Good governance: the tipping point

Sudden change is taking place in director competency expectations, diversity and in the very conduct of board work

Today’s credit union boards, while continuing to be faced with fiduciary issues of safety and soundness, are finding strategic choices more daunting, uncertain, and shifting frequently.

While this may sound like a relatively small shift, the 2002 book, “The Tipping Point: How Little Things Can Make a Difference,” points out that it is usually a small thing, piled on top of many other small things, that causes a big shift to happen. And indeed, credit union governance is at a tipping point: Today’s volunteer must become tomorrow’s trustee—a strategic asset to the enterprise.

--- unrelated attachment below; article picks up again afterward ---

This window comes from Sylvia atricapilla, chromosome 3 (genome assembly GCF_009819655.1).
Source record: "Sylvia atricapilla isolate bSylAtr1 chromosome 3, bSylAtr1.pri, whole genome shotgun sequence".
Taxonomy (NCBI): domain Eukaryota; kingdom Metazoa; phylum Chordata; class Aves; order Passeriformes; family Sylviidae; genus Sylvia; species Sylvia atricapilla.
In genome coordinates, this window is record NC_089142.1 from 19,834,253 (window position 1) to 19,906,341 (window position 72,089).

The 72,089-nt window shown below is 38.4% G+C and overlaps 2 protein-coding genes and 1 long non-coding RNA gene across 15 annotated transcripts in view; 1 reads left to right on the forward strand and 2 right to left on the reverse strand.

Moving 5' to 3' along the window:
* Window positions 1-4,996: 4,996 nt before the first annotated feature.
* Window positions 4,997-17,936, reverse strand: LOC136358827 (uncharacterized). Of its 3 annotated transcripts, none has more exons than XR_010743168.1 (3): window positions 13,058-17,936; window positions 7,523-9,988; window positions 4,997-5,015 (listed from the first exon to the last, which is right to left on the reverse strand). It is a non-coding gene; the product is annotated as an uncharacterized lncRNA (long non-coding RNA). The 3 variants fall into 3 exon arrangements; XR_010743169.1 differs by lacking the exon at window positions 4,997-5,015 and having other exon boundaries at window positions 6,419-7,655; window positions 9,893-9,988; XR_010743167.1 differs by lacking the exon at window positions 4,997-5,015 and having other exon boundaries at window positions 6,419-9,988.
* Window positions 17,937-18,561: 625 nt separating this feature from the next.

To become more strategic, boards need to develop a profile of the types of experiences, background and competencies they believe the CU board will need over the next five years. This will include, but certainly not be limited to, having fiduciary knowledge. In addition, simply being a passionate member won’t be enough. It’s not that passion and commitment to the cooperative movement is not valuable; it’s that it’s insufficient to maintain the nimble, timely and strategic progress credit unions will need in the next decade.

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